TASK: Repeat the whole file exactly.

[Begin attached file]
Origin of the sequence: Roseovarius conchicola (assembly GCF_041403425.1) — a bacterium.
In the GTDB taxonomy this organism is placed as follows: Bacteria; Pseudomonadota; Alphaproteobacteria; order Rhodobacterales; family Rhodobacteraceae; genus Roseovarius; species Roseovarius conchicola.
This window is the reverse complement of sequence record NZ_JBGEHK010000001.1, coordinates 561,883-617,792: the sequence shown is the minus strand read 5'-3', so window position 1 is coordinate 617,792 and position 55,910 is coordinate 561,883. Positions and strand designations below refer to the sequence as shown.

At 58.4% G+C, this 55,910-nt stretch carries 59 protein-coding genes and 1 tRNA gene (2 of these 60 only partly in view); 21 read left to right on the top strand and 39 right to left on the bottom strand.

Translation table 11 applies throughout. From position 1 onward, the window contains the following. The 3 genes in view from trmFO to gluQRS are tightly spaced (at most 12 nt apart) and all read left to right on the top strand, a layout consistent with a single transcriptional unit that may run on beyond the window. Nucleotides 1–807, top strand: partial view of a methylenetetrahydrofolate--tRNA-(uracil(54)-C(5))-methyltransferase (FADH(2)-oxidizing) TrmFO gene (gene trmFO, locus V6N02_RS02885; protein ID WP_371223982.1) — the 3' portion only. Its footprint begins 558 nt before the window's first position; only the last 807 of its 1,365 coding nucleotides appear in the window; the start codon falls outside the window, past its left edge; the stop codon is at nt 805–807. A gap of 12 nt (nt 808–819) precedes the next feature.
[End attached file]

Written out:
Origin of the sequence: Roseovarius conchicola (assembly GCF_041403425.1) — a bacterium.
In the GTDB taxonomy this organism is placed as follows: Bacteria; Pseudomonadota; Alphaproteobacteria; order Rhodobacterales; family Rhodobacteraceae; genus Roseovarius; species Roseovarius conchicola.
This window is the reverse complement of sequence record NZ_JBGEHK010000001.1, coordinates 561,883-617,792: the sequence shown is the minus strand read 5'-3', so window position 1 is coordinate 617,792 and position 55,910 is coordinate 561,883. Positions and strand designations below refer to the sequence as shown.

At 58.4% G+C, this 55,910-nt stretch carries 59 protein-coding genes and 1 tRNA gene (2 of these 60 only partly in view); 21 read left to right on the top strand and 39 right to left on the bottom strand.

Translation table 11 applies throughout. From position 1 onward, the window contains the following. The 3 genes in view from trmFO to gluQRS are tightly spaced (at most 12 nt apart) and all read left to right on the top strand, a layout consistent with a single transcriptional unit that may run on beyond the window. Nucleotides 1–807, top strand: partial view of a methylenetetrahydrofolate--tRNA-(uracil(54)-C(5))-methyltransferase (FADH(2)-oxidizing) TrmFO gene (gene trmFO, locus V6N02_RS02885; protein ID WP_371223982.1) — the 3' portion only. Its footprint begins 558 nt before the window's first position; only the last 807 of its 1,365 coding nucleotides appear in the window; the start codon falls outside the window, past its left edge; the stop codon is at nt 805–807. A gap of 12 nt (nt 808–819) precedes the next feature.